The energy consumption of a watermaker

This is almost entirely caused by the high pressure pump. The required power is closely related to the volume flow of seawater and the corresponding pressure. Here, systems without energy recovery can only differ in the design of the delivery rate in relation to the membrane surface and small differences in the efficiency of the motor and pump.

However, the relationship between the volume flow of seawater and the amount of fresh water produced is not linear. Pumping more seawater through the system increases the amount of fresh water, but to a lesser extent. Ergo, the energy efficiency related to the amount of fresh water produced decreases as the volume flow of seawater increases.

Why not simply reduce the amount of seawater to increase energy efficiency?

There are also negative effects if the volume flow is chosen too small. Along the membrane, in the direction of flow, the salinity of the seawater increases because water is removed from the solution. Due to the non-linear relationship between the volume flow of sea water and fresh water, this effect increases as the volume flow decreases.

This results in two adverse effects.

1. The quality of the product water in terms of salinity decreases slightly. No problem when new and in good conditions, but you have less buffer to maintain the quantity and quality of fresh water as the membrane gets older or other negative influencing factors (cold water).

2. The membrane requires a minimum volume flow to flush out the retained salt. This minimum depends on the operating conditions of the system. A system that is supposed to run around the clock for years, for example, requires a much higher volume flow of seawater than is the case with conventional systems for boats. The discontinuous operation allows a reduction to a certain extent. However, if the amount of seawater is too low, the lifespan of the membrane suffers.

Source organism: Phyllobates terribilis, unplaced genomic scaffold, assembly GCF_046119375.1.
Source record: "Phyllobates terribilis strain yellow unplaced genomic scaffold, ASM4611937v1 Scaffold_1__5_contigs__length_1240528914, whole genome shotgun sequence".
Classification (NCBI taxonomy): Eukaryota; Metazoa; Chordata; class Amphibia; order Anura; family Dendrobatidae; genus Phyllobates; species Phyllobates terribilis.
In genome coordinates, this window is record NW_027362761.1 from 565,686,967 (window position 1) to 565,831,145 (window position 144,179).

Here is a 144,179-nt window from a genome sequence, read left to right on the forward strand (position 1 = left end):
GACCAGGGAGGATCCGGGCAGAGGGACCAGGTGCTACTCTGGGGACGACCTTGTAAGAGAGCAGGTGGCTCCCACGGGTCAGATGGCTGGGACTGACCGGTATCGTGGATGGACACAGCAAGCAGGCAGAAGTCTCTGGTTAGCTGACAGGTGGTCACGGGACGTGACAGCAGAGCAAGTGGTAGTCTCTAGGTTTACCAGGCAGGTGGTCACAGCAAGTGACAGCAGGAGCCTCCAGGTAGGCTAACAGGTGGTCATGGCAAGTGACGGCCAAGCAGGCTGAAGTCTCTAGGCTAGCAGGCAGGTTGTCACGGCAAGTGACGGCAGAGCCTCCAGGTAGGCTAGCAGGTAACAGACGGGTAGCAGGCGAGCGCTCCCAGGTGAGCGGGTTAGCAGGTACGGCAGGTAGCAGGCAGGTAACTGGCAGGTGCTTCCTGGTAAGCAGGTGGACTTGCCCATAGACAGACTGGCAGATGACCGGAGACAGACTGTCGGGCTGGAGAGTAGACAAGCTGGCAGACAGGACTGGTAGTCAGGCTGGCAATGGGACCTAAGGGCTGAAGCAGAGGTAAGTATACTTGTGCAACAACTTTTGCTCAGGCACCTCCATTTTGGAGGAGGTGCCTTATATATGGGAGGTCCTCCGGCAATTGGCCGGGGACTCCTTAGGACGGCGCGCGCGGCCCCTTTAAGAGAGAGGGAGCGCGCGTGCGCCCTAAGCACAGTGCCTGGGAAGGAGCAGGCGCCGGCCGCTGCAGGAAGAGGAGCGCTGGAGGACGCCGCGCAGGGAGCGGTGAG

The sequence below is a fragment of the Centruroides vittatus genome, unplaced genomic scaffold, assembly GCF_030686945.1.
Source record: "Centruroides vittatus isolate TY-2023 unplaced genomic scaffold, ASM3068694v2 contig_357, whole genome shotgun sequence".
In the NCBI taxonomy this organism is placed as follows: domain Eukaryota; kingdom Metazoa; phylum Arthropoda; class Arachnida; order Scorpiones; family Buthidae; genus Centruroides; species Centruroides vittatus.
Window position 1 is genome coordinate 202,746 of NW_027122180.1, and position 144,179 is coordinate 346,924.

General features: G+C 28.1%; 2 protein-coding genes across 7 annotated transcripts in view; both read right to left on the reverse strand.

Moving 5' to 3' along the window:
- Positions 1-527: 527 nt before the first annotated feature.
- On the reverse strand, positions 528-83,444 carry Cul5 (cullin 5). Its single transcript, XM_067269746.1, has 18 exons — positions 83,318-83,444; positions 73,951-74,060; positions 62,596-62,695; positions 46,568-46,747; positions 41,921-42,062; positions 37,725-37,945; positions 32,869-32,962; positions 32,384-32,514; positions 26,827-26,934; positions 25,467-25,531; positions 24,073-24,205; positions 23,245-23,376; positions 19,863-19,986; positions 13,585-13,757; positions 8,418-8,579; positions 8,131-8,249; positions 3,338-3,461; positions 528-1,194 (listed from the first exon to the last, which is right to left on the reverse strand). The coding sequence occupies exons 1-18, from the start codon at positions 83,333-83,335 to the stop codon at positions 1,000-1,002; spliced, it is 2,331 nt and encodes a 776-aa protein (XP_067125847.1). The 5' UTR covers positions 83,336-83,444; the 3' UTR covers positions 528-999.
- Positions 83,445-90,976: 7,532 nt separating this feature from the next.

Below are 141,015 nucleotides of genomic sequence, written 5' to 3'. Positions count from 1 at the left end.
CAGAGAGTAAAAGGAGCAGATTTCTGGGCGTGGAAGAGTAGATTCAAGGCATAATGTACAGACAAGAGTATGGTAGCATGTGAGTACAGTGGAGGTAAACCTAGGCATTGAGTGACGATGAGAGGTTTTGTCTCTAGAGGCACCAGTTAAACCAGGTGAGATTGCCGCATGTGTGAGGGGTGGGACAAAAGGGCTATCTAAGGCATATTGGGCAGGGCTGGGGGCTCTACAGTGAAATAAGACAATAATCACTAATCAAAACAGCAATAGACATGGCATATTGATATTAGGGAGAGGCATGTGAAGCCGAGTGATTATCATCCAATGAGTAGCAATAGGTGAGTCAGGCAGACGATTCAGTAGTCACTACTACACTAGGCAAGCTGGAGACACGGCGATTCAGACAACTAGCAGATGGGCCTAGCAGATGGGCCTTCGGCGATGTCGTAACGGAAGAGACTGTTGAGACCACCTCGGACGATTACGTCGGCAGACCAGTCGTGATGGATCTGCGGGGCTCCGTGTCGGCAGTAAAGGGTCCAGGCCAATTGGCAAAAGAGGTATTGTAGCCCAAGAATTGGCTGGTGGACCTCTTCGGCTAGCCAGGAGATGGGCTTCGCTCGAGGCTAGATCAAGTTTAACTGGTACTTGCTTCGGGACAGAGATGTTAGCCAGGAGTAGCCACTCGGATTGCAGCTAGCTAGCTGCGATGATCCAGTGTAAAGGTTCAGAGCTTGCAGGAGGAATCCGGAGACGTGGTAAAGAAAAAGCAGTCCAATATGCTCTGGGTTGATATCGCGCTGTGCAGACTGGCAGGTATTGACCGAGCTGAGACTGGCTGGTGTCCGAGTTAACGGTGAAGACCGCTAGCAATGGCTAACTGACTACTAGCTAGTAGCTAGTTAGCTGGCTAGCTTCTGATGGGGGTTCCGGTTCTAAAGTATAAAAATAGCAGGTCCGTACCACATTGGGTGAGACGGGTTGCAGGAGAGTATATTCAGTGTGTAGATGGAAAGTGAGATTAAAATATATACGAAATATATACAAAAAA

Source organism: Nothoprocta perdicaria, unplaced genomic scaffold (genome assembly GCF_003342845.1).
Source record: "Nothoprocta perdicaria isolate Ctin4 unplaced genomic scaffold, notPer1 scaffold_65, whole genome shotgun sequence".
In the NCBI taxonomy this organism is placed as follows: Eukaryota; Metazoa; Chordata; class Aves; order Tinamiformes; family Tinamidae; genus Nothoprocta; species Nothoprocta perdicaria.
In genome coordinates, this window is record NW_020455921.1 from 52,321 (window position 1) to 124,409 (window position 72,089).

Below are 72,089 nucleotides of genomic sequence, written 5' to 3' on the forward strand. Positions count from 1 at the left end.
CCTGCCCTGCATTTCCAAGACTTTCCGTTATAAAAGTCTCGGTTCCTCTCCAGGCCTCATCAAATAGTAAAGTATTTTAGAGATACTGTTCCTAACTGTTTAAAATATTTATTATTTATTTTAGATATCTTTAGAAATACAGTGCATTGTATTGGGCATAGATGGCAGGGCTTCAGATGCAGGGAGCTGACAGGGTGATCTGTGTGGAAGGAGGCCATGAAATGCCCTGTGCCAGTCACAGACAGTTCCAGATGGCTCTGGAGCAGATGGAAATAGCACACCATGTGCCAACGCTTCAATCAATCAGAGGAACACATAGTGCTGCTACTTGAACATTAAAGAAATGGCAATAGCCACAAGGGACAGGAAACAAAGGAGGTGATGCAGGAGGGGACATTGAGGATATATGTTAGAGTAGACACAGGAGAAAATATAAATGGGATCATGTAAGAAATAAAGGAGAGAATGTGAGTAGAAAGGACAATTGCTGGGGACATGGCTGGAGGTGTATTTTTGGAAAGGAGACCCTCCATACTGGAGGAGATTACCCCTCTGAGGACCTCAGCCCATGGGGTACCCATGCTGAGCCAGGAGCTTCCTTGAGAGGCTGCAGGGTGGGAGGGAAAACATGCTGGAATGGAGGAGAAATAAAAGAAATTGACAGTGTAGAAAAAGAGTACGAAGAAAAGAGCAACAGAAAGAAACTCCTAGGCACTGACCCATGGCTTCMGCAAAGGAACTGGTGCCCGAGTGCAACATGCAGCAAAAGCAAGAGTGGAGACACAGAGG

Are there other ways to increase efficiency?

With the conventional watermaker, the operating pressure is set at a needle valve. The needle valve represents a flow resistance where a large part of the energy put into the water by the high-pressure pump is lost.

In order to reduce energy consumption further than is possible with conventional watermakers, some of this otherwise wasted wastewater energy must be recovered. The so-called energy transfer principle has become established among watermakers for yachts to achieve this. Here, energy from wastewater that is no longer needed is used to increase the pressure on the inlet side.

Clark Pump Watermaker

Instead of a conventional high-pressure pump, a so-called Clark pump is used here. With this previously patented pump design, the pressure on the wastewater side is used directly to increase the pressure on the inlet side. This requires a pump body that is specifically tailored to the respective product and contains various pistons and valves. This is the one disadvantage of the energy-saving systems with Clark pumps - in the event of a malfunction, troubleshooting is much more difficult for the layperson because it is not immediately obvious where there may be a defect.

Conclusion:

If you compare different conventional systems in terms of the specified amount of fresh water and energy consumption, remember that magic cannot be achieved without energy recovery. Our systems are designed to ensure worry-free operation over a long period of time. In conventional systems, we give this a higher weight than to maximize the last bit of energy consumption without unnecessarily increasing it. Anyone who values ​​minimal energy consumption more highly is best advised to go with a system with energy recovery.